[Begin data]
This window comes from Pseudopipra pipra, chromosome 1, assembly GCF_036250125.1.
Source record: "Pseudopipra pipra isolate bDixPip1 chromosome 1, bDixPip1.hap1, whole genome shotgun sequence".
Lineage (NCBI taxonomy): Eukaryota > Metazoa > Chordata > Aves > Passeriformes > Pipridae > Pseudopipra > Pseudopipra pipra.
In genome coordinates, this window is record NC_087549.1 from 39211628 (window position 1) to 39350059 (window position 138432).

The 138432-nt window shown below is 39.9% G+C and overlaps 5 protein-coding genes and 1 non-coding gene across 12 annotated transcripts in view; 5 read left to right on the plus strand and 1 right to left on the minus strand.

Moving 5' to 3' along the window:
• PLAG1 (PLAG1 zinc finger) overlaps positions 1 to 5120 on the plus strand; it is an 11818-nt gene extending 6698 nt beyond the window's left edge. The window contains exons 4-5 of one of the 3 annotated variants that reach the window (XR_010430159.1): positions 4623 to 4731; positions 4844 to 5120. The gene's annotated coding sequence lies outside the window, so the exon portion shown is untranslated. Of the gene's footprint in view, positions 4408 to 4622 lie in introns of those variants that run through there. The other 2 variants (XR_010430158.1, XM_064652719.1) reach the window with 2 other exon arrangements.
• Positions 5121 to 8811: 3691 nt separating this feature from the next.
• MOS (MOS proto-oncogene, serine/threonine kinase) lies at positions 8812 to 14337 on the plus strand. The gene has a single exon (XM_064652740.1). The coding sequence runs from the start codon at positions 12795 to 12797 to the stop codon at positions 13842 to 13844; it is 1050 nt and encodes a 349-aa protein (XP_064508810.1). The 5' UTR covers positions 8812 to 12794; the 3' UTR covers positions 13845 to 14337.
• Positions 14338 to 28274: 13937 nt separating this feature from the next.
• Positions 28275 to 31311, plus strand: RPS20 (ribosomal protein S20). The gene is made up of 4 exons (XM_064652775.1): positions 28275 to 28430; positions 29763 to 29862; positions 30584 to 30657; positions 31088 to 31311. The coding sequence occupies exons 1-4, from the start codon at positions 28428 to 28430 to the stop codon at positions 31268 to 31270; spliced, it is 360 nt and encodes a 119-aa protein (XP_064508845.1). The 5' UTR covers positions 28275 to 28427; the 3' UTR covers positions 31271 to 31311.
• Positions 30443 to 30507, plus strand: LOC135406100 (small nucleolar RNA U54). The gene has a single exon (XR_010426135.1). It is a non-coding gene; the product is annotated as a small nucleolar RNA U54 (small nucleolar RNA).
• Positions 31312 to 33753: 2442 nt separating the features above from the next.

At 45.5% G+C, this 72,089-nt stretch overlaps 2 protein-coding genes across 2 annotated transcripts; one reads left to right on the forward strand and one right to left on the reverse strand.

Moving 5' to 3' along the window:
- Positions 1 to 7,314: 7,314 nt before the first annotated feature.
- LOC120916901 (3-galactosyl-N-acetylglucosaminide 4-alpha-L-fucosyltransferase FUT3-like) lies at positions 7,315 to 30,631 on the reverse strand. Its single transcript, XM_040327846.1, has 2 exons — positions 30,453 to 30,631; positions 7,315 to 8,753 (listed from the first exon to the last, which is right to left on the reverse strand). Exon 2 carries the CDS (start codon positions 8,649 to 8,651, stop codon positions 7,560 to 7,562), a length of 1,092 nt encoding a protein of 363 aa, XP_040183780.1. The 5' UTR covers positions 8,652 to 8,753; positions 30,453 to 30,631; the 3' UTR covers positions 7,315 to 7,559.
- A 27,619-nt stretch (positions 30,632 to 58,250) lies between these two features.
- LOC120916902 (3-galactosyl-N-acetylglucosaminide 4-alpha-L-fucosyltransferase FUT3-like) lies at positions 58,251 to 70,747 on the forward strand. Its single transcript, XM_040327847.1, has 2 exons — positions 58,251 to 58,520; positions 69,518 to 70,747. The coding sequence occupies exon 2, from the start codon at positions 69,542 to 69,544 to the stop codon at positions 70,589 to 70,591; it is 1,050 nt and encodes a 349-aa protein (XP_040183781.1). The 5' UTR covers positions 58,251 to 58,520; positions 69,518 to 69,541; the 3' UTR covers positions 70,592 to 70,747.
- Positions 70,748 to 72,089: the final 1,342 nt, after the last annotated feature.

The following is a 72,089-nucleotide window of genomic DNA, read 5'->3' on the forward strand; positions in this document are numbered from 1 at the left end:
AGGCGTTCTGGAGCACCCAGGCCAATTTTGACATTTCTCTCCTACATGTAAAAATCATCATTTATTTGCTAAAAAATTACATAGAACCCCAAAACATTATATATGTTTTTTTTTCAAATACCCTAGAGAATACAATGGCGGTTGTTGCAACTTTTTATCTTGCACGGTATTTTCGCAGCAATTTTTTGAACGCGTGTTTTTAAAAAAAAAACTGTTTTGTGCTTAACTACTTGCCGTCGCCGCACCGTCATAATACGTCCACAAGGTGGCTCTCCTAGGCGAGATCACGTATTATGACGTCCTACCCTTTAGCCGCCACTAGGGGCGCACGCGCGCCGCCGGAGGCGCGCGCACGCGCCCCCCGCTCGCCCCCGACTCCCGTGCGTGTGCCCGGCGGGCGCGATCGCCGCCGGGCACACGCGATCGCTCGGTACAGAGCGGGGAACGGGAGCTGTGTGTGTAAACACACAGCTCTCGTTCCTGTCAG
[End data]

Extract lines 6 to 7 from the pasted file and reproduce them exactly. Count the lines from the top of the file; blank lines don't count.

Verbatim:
Moving 5' to 3' along the window:
• PLAG1 (PLAG1 zinc finger) overlaps positions 1 to 5120 on the plus strand; it is an 11818-nt gene extending 6698 nt beyond the window's left edge. The window contains exons 4-5 of one of the 3 annotated variants that reach the window (XR_010430159.1): positions 4623 to 4731; positions 4844 to 5120. The gene's annotated coding sequence lies outside the window, so the exon portion shown is untranslated. Of the gene's footprint in view, positions 4408 to 4622 lie in introns of those variants that run through there. The other 2 variants (XR_010430158.1, XM_064652719.1) reach the window with 2 other exon arrangements.